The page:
I’m a positive guy, not normally prone to complaining. But today I have a bone to pick with all the photographers out there, myself included. It seems that while we continue to push the boundaries when it comes to capturing the world’s beauty in a visual way we’re sacrificing our ability to capture it in a linguistic way. Instead I am seeing an increasing number of wonderful photos paired with the most hum-drum and watered-down “extreme” adjectives such as “spectacular,” “gorgeous,” and the worst offender of them all “epic.” I also want to make it clear that I am as guilty of doing this as anyone.
I suspect we photogs have gone this route due to the fact that our images speak for themselves. After all, why eloquently describe what you saw when someone can look at your photo and see exactly what you did? But I can’t help but think of the times when I don’t have my camera or computer or phone handy to show my friends and family what I saw. And if they can’t see the scene, how else to describe it except via words. And sure I can say “it was an epic sunset” but that’s completely meaningless. That tells me nothing about what the sunset actually looked like. What about the colors, the shapes of the clouds, the quality of the light? I not only want to see the scene through your photo, I want to hear it through your words.
An example of some beautifully descriptive writing I came across a few days ago:
It might have been a vision of the polar regions; it undoubtedly felt like it. The mighty cloud ocean over which we were scudding resembled a polar landscape covered with snow. The round clouds contours might have been the domes of snow-merged summits. It was hard to conceive that that amorphous expanse was not actual, solid. Here and there flocculent towers and ramps heaved up, piled like mighty snow dumps, toppling and crushing into one another. Everything was so tremendous, so vast, that one’s sense of proportion swayed uncontrolled.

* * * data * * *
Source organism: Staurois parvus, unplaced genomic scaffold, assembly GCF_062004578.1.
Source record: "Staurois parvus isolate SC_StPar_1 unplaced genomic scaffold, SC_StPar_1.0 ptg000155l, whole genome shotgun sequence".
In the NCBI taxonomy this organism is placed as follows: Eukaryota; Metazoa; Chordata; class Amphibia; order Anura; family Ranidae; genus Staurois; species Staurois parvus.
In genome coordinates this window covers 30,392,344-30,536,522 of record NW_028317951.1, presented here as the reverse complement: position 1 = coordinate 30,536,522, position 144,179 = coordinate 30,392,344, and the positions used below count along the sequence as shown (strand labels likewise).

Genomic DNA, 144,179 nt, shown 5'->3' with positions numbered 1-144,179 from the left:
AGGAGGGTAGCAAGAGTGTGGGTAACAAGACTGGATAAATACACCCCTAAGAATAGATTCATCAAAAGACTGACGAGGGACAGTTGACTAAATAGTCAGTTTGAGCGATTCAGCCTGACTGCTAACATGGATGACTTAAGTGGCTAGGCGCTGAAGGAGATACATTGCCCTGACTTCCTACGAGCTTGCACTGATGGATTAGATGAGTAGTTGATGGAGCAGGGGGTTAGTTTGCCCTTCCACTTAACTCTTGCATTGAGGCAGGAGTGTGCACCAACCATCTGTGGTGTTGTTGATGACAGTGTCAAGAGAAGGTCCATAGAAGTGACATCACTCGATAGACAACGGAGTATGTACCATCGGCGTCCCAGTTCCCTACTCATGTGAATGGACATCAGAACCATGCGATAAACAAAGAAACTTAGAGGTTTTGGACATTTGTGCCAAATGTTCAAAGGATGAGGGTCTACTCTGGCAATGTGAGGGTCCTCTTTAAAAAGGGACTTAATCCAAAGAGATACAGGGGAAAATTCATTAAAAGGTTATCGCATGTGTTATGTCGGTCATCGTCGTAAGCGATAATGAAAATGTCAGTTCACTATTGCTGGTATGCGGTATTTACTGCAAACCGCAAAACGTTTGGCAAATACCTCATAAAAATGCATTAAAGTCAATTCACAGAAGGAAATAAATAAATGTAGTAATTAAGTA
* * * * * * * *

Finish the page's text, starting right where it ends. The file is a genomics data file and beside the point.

Then there were tiny wisps, more delicate and frail than feathers. Chasms thousands of feet deep, sheer columns, and banks extended almost beyond eye-reach. Between us and the sun stretched isolated towers of cumulus, thrown up as if erupted from the chaos below. The sunlight, filtering through their shapeless bulk, was scattered into every conceivable gradation and shade of monotone. Round the margins the sun’s rays played, outlining all with edgings of silver…
If you’re wondering what photographer wrote that, you’ll be disappointed. Those words were written by a pilot named Sir Ross Smith on his groundbreaking London to Australia trip by plane in 1919. And if a pilot can conjure such visions of a landscape, surely we photographers -who spend so much time surrounded by nature’s wonders- can strive to be his equal. So the next time you see an erupting mass of cumulus scattering the sun’s rays into shimmering pinks and scintillating yellows, think of Pilot Ross Smith and his flocculent towers, and write with eloquence.
I’m certainly going to try. What about you?
Leave your thoughts, comments, and ideas down below.